August 12, 1999
That’s One Expensive Barbecue
By Nancy Northup
Presidential candidate George W. Bush has put down $43,500 of the $37 million he has raised to rent a plot of land for a day outside the Hilton Coliseum in Ames, Iowa. The reason for this astronomical land grab? The Iowa Republican Party is holding a non-binding presidential straw poll in the Ames coliseum on Aug. 14. Land deals, money, presidential candidates? No, it is not Whitewater, and it is not illegal. But it is a glaring example of the corrosive role money plays in American politics.
The straw poll is a fund-raiser for the Iowa Republican Party and a way to gain some extra national publicity. Sound fair? It is not. To begin with, straw-poll voters pay to participate in this beauty contest. So do the candidates, and it seems that the more money candidates have to spend, the better the shot they have.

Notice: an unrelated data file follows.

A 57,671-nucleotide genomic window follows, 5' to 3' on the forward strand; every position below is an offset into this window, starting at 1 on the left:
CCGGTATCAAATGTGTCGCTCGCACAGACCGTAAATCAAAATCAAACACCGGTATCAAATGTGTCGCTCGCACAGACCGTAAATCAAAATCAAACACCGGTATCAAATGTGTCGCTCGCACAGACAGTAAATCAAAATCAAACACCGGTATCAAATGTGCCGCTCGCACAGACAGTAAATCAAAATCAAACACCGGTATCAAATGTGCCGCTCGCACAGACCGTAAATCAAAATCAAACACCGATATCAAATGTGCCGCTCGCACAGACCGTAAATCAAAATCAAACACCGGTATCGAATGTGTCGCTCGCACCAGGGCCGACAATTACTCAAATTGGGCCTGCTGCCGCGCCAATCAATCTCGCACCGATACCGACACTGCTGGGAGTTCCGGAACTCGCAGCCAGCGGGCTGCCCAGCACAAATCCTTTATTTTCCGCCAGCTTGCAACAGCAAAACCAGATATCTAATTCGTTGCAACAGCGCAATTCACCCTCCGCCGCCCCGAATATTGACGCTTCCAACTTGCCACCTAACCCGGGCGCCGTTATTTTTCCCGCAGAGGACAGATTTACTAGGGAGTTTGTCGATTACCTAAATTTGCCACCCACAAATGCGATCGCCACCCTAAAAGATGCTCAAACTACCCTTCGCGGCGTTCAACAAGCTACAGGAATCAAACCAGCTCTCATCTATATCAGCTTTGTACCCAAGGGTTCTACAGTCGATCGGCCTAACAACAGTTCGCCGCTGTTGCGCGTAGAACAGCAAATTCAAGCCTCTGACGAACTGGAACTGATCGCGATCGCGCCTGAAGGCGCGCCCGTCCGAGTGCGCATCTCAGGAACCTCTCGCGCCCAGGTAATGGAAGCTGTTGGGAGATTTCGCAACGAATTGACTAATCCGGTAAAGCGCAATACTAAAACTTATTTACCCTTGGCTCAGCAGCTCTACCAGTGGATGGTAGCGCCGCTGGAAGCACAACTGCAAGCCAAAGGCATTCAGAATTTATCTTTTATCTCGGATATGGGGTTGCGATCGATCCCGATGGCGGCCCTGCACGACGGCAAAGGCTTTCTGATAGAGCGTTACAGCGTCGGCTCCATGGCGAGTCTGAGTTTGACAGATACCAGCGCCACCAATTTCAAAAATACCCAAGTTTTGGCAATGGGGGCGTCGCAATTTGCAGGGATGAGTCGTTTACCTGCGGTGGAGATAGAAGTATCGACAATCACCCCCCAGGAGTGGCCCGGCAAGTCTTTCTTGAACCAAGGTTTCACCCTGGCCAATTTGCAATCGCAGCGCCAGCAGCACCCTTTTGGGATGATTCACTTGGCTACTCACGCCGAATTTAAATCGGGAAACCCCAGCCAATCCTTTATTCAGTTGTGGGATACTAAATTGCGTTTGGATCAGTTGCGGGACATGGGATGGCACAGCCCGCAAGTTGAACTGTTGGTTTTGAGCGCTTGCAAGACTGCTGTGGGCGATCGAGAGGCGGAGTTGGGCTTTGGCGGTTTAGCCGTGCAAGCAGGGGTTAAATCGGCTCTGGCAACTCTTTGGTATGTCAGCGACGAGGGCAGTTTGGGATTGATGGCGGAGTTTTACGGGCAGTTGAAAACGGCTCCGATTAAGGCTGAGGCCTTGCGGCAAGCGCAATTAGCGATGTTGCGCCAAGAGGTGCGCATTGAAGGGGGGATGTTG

The party auctioned off the use of plots of land outside the arena for candidates to meet, greet, feed and entertain voters as they go in. Paying a whopping $35,000 more than any other candidate, Bush got
the largest spot, and the one closest to the arena. In contrast, rival contenders Dan Quayle, Sen. Orrin Hatch (R-UT) and Patrick Buchanan bid less than $2,500 and will presumably be soliciting supporters in
closer proximity to cows than to the coliseum where the action will take place.
It is easy to dismiss this auction as meaningless and the Bush campaign’s over-the-top bid as folly, but together they offer a microcosm of the distorting effects of big money on campaigns. The Iowa auction is a glaring example of how candidates with huge cash reserves are able to skew, before a single vote has been cast, what is supposed to be a neutral process. Candidates with the most money are able to buy advantages that are not necessarily related to popular support.
Money equals victory